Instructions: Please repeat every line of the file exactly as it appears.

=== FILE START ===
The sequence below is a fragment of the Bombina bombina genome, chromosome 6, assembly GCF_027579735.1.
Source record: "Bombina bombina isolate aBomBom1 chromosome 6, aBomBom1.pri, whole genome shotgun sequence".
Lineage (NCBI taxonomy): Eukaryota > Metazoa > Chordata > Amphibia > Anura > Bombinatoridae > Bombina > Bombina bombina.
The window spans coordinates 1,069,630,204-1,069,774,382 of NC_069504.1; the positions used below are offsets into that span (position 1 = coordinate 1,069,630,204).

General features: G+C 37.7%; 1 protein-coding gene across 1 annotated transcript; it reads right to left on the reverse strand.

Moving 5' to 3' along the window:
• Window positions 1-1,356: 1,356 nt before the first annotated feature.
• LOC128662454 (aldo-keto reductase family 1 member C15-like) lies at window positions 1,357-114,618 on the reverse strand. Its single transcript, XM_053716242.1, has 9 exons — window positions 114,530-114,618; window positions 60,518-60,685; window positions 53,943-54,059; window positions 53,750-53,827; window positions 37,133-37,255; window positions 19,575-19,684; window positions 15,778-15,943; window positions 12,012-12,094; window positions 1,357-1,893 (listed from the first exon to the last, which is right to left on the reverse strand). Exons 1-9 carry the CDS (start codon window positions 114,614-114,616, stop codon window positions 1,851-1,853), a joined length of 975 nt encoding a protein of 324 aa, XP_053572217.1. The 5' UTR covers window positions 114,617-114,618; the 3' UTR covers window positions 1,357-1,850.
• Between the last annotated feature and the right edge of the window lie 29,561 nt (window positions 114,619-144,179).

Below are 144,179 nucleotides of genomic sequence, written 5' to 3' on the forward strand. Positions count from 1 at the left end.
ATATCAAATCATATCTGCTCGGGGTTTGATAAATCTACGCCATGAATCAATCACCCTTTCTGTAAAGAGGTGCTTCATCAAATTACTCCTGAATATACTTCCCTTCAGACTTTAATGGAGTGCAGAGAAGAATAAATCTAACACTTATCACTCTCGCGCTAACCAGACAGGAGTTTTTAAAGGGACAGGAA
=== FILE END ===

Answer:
The sequence below is a fragment of the Bombina bombina genome, chromosome 6, assembly GCF_027579735.1.
Source record: "Bombina bombina isolate aBomBom1 chromosome 6, aBomBom1.pri, whole genome shotgun sequence".
Lineage (NCBI taxonomy): Eukaryota > Metazoa > Chordata > Amphibia > Anura > Bombinatoridae > Bombina > Bombina bombina.
The window spans coordinates 1,069,630,204-1,069,774,382 of NC_069504.1; the positions used below are offsets into that span (position 1 = coordinate 1,069,630,204).

General features: G+C 37.7%; 1 protein-coding gene across 1 annotated transcript; it reads right to left on the reverse strand.

Moving 5' to 3' along the window:
• Window positions 1-1,356: 1,356 nt before the first annotated feature.
• LOC128662454 (aldo-keto reductase family 1 member C15-like) lies at window positions 1,357-114,618 on the reverse strand. Its single transcript, XM_053716242.1, has 9 exons — window positions 114,530-114,618; window positions 60,518-60,685; window positions 53,943-54,059; window positions 53,750-53,827; window positions 37,133-37,255; window positions 19,575-19,684; window positions 15,778-15,943; window positions 12,012-12,094; window positions 1,357-1,893 (listed from the first exon to the last, which is right to left on the reverse strand). Exons 1-9 carry the CDS (start codon window positions 114,614-114,616, stop codon window positions 1,851-1,853), a joined length of 975 nt encoding a protein of 324 aa, XP_053572217.1. The 5' UTR covers window positions 114,617-114,618; the 3' UTR covers window positions 1,357-1,850.
• Between the last annotated feature and the right edge of the window lie 29,561 nt (window positions 114,619-144,179).

Below are 144,179 nucleotides of genomic sequence, written 5' to 3' on the forward strand. Positions count from 1 at the left end.
ATATCAAATCATATCTGCTCGGGGTTTGATAAATCTACGCCATGAATCAATCACCCTTTCTGTAAAGAGGTGCTTCATCAAATTACTCCTGAATATACTTCCCTTCAGACTTTAATGGAGTGCAGAGAAGAATAAATCTAACACTTATCACTCTCGCGCTAACCAGACAGGAGTTTTTAAAGGGACAGGAA